Step back in time with the sights and sounds of Atlanta during the Civil War and Reconstruction.
June 13 to 15
11th Annual Juneteenth Celebration
The weekend in downtown Marietta starts with Jazz under the Stars on Friday evening, cultural events on Saturday and a gospel-filled Sunday afternoon in Glover Park. The family activities, food, entertainment and history celebration is sponsored by the Cobb NAACP.
June 20 to 22
Sherman at the Gates Weekend
Re-enactor camp on Marietta Square.
June 20 to 22
The Civil War, A Musical Experience Weekend at The Strand Theatre
Drawing on letters, diaries, firsthand accounts and the words of Abraham Lincoln, Frederick Douglass and Walt Whitman, “The Civil War” is a thrilling, gut-wrenching and awe-inspiring dramatic theatrical concert that covers the enormous emotional landscape of the most difficult test our nation has ever endured.
Concerts on Marietta Square
Civil War period music from 6 to 8 p.m.
Bleeding Gray and Blue Walking Tour — Candlelight Evening
The 150th Anniversary of Union Occupation of Marietta with a guided tour starting at 8 p.m. by Brad Quinlin of downtown sites used as hospitals during the war.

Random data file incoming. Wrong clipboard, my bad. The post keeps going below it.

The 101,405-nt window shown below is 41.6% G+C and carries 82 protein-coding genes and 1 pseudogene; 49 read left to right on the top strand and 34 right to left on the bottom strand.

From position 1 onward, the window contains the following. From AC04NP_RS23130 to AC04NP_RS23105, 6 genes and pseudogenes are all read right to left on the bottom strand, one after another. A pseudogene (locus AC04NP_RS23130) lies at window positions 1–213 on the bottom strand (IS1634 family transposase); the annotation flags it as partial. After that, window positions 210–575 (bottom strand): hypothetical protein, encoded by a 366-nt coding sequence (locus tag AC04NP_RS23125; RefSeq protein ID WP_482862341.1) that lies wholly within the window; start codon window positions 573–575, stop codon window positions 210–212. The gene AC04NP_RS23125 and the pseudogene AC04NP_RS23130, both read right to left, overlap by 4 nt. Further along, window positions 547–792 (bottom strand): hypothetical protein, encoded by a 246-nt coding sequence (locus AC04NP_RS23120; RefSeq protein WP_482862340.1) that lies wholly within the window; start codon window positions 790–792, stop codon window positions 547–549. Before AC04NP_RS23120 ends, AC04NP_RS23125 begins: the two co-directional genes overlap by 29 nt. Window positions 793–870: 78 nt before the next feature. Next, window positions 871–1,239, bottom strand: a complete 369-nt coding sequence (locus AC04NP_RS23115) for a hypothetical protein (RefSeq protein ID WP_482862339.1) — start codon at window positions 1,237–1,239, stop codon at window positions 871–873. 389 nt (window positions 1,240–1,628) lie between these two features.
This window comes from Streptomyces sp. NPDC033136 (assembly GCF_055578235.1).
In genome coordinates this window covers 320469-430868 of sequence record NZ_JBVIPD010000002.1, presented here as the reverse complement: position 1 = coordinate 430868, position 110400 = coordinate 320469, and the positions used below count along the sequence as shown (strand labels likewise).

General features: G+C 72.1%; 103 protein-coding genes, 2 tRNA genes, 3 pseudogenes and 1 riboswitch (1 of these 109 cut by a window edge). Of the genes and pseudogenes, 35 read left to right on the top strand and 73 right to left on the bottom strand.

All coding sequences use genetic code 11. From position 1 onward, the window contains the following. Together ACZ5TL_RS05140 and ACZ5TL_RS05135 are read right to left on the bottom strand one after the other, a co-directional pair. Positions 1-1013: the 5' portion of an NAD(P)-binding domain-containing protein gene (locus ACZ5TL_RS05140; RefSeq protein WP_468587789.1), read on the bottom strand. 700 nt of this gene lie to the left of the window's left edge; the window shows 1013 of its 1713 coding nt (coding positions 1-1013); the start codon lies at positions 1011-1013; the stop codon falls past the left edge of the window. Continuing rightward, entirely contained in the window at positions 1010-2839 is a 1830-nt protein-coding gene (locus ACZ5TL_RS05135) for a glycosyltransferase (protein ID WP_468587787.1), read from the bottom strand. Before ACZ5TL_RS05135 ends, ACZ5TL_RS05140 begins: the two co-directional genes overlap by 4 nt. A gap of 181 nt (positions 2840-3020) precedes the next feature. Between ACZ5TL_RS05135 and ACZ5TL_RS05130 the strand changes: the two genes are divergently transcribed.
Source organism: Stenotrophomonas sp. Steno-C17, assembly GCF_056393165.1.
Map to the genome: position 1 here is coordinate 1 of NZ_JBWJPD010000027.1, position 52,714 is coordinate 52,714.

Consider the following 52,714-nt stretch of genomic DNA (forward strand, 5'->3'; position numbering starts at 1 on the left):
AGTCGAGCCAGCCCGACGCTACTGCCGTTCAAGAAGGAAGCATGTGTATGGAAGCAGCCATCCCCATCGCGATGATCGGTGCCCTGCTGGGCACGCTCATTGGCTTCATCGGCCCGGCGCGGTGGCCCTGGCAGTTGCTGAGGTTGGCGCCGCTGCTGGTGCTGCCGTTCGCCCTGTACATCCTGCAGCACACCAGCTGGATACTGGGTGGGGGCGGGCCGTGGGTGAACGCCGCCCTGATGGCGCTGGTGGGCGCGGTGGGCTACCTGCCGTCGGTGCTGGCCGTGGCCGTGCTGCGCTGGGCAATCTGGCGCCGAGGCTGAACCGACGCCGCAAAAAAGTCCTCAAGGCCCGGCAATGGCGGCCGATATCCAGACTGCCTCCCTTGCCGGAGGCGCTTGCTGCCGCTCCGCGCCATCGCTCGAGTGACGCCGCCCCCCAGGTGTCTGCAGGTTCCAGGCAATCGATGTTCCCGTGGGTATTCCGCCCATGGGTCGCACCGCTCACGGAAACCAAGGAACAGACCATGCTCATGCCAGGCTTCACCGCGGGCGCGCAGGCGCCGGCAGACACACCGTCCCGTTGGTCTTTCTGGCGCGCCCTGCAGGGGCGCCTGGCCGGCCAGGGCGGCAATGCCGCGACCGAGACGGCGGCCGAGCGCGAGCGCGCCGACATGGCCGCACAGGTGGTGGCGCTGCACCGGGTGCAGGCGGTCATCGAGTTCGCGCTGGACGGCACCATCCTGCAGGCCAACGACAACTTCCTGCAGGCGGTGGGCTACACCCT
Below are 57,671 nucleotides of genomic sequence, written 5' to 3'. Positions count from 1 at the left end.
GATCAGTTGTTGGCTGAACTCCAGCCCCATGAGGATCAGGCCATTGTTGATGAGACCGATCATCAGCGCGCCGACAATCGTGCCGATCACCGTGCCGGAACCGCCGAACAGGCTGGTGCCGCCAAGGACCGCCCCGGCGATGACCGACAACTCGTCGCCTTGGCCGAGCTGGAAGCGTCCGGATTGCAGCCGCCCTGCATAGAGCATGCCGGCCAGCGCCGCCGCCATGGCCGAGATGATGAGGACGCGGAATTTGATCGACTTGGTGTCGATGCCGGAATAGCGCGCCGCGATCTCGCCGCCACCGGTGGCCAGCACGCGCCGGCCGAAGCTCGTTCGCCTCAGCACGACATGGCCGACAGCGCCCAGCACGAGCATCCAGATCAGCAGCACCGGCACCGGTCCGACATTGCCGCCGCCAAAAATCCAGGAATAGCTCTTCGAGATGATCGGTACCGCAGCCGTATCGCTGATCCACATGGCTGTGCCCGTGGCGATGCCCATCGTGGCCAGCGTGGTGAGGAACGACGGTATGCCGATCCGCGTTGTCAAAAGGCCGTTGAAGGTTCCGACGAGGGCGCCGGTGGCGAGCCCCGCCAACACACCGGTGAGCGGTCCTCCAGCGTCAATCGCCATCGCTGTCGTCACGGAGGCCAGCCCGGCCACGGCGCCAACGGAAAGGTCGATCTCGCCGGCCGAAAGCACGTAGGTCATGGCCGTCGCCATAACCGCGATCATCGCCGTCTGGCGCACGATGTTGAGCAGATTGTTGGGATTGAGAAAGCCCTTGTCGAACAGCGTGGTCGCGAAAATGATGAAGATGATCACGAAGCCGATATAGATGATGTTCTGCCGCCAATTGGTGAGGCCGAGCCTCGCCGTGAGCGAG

National Battlefield Park Events
Activities include Cheatham Hill/Dead Angle Assault Real-Time Hike, “This Is War!” Children’s Historical Reenactment, Confederate Artillery Demonstration/Cannon Firing, 24-Gun Battery Ranger Program, 97th Regimental String Band performances and the Burnt Hickory Army monument dedication ceremony.
Festivities on Friday, Saturday and Sunday begin at 9 a.m. For a full list of activities, visit http://battleofkennesawmountain150.com
Opening ceremonies of the 150th Anniversary events at Kennesaw Mountain National Battlefield Park’s Visitor Center; followed by an outdoor screening of the “Kennesaw: One Last Mountain” film.
Kennesaw Mountain National Battlefield music program with Female Vocalist of the Year from the International Bluegrass Music Association, The Claire Lynch Band, performing with musical historian and composer Bobby Horton.
Illinois Monument Rededication — Cheatham Hill Battlefield. (Invitation only.)
Reading of the names of Kennesaw’s fallen — Visitor Center Battlefield Main Stage
Closing ceremonies of the 150th Anniversary events at Visitor Center. Keynote speaker Rebecca Burns, author/lecturer on Southern and Atlanta history. Vocal performances by Dr. Oral Moses, the Georgia Symphony Orchestra Choir and the Georgia Spiritual Ensemble.